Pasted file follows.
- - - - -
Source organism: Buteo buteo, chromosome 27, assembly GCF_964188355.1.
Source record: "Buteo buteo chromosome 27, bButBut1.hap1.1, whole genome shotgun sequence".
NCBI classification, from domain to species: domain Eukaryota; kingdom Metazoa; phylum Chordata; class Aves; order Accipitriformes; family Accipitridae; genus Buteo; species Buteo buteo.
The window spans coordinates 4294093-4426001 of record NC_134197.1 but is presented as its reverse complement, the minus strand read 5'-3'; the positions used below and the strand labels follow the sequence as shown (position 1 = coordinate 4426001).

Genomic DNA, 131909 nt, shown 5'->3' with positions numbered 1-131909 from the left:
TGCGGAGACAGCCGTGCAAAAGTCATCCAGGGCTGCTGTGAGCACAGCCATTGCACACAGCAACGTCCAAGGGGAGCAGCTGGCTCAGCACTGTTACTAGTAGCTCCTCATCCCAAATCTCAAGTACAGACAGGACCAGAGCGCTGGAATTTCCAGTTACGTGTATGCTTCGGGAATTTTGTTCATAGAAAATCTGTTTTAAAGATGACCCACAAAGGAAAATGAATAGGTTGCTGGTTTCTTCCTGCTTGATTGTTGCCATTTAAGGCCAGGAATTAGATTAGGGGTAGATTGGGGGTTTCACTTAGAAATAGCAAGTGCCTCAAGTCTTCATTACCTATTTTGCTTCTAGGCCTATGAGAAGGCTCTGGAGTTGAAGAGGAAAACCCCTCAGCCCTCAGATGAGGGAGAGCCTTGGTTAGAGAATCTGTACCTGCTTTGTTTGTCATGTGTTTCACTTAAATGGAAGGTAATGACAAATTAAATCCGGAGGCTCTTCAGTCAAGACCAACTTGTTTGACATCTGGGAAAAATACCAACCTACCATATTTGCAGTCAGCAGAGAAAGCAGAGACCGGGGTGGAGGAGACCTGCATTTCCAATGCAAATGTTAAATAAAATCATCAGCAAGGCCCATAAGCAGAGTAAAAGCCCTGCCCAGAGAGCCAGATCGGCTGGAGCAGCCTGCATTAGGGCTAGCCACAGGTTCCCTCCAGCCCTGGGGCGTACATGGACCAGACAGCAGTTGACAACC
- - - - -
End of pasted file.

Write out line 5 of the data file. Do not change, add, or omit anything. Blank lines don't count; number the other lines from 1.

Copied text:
Genomic DNA, 131909 nt, shown 5'->3' with positions numbered 1-131909 from the left: